Let $\{v_k\}_{k=1}^{\infty} \subset L_2[0,1]$ be orthonormal.

Assuming for each $x\in [0,1]$ , $x = \sum_{k=1}^{\infty} |\int_0^xv_k(t) dt|^2$. I want to show that $\{v_k\}_{k=1}^{\infty}$ is complete.

I showed the reversed statement, and I noticed that if we define $f_x(t) = 1$ for $t \le x$ and $f_x(t) = 0$ otherwise we get the $x = ||f_x||^2 = \sum_{k=1}^{\infty} |(f_x,v_k) |^2$ , so Parseval's equality hold for $f_x \in L_2[0,1]$.

So now I want to show Parseval's equality holds for each $f\in L_2[0,1]$, but I cant find a way to do that(maybe $\{f_x\}_{x\in [0,1]}$ are dense in $L_2[0,1]$ ? ).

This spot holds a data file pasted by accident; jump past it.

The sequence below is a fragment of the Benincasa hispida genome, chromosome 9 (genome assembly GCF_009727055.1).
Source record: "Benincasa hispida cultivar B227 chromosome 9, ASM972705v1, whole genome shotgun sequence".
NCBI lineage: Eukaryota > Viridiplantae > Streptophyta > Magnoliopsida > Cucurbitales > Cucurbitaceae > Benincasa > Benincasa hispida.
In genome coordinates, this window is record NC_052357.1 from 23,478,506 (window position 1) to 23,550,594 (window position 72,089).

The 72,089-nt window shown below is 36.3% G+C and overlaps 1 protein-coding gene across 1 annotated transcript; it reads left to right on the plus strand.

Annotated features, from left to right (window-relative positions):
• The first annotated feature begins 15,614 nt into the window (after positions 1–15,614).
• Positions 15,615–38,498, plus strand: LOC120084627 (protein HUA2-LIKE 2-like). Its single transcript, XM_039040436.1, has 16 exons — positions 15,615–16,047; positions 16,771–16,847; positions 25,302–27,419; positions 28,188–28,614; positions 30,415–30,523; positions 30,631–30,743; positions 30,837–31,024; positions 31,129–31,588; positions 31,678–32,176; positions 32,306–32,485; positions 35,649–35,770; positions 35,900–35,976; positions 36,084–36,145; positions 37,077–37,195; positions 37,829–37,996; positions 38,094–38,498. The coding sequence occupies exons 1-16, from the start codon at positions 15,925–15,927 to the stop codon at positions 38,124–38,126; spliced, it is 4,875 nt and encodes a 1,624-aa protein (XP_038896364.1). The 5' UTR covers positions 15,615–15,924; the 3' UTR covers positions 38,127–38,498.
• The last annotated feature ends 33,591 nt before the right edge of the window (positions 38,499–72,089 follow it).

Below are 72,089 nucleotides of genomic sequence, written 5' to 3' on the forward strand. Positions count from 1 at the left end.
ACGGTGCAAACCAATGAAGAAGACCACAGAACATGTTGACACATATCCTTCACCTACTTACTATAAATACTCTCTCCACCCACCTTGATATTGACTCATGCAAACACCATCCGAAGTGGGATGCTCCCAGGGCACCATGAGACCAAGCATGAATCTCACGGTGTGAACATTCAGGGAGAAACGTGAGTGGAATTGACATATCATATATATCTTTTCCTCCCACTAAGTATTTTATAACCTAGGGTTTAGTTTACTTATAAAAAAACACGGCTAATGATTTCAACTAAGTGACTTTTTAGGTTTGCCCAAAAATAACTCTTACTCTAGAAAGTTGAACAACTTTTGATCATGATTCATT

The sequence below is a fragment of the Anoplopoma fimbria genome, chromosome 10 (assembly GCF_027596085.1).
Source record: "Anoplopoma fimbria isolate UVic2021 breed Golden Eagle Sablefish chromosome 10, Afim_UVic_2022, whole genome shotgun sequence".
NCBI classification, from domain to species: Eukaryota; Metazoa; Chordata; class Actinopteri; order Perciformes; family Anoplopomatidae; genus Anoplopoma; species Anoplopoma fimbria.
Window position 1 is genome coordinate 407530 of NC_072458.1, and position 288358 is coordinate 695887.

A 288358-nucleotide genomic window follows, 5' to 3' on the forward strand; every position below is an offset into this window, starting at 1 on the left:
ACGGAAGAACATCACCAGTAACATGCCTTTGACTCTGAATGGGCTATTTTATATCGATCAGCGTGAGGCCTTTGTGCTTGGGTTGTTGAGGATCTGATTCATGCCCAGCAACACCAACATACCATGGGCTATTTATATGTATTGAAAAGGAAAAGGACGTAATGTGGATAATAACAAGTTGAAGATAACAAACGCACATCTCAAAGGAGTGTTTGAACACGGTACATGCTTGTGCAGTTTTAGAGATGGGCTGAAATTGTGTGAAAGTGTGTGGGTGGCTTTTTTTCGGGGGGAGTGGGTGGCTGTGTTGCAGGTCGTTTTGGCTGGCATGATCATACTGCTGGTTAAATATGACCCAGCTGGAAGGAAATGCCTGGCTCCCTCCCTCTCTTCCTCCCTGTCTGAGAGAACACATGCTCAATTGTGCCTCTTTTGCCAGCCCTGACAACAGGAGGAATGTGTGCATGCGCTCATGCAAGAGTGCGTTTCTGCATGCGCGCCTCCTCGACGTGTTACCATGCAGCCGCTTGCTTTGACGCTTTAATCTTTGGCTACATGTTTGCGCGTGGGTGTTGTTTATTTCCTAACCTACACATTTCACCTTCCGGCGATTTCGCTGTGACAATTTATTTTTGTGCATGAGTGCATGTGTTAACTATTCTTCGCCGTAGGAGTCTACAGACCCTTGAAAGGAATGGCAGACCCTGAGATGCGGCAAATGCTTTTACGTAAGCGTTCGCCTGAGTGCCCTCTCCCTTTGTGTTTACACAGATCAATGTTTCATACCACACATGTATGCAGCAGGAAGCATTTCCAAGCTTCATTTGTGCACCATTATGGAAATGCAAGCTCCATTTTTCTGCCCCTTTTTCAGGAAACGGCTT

Thanks for helping.

  • $\begingroup$ Why? $||f_x||^2= \int_0^1 |f_x|^2 = x$ @nicomezi $\endgroup$
    – user335501
    Nov 16, 2018 at 14:24
  • $\begingroup$ Hmm, you are right, I computed $(\int_0^1 f_x dx )^2$ . $\endgroup$
    – nicomezi
    Nov 16, 2018 at 14:26

1 Answer 1


Indeed $\{f_x\}_{x\in [0, 1]}$ spans a space that is dense in $L_2(0,1)$ :

For $a\lt b$, we have $f_b - f_a = 1_{]a,b]}$ (where $1_I$ is the function that values $1$ in $I$ and $0$ elsewhere).

Therefore the closure of the span contains the set of functions that are continuous by part. This last set is dense in $L_2(0,1)$.


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